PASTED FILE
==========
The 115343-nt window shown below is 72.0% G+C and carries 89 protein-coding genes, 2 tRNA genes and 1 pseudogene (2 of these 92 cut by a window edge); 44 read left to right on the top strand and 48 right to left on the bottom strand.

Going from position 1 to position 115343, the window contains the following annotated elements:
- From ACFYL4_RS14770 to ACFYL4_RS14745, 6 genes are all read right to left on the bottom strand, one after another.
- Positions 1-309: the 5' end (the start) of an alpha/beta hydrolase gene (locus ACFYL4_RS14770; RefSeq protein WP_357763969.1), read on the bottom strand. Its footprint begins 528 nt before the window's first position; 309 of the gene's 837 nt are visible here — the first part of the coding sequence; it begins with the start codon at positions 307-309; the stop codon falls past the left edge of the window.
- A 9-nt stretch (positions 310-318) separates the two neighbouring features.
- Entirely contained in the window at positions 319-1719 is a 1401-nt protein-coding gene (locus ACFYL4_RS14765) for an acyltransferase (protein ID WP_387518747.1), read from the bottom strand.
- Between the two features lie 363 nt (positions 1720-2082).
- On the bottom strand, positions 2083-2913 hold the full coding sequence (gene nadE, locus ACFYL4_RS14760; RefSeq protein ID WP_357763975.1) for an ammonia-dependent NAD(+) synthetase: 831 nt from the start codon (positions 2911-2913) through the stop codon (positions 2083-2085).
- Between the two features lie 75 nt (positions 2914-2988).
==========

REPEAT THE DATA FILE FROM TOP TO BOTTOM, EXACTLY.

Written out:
The 115343-nt window shown below is 72.0% G+C and carries 89 protein-coding genes, 2 tRNA genes and 1 pseudogene (2 of these 92 cut by a window edge); 44 read left to right on the top strand and 48 right to left on the bottom strand.

Going from position 1 to position 115343, the window contains the following annotated elements:
- From ACFYL4_RS14770 to ACFYL4_RS14745, 6 genes are all read right to left on the bottom strand, one after another.
- Positions 1-309: the 5' end (the start) of an alpha/beta hydrolase gene (locus ACFYL4_RS14770; RefSeq protein WP_357763969.1), read on the bottom strand. Its footprint begins 528 nt before the window's first position; 309 of the gene's 837 nt are visible here — the first part of the coding sequence; it begins with the start codon at positions 307-309; the stop codon falls past the left edge of the window.
- A 9-nt stretch (positions 310-318) separates the two neighbouring features.
- Entirely contained in the window at positions 319-1719 is a 1401-nt protein-coding gene (locus ACFYL4_RS14765) for an acyltransferase (protein ID WP_387518747.1), read from the bottom strand.
- Between the two features lie 363 nt (positions 1720-2082).
- On the bottom strand, positions 2083-2913 hold the full coding sequence (gene nadE, locus ACFYL4_RS14760; RefSeq protein ID WP_357763975.1) for an ammonia-dependent NAD(+) synthetase: 831 nt from the start codon (positions 2911-2913) through the stop codon (positions 2083-2085).
- Between the two features lie 75 nt (positions 2914-2988).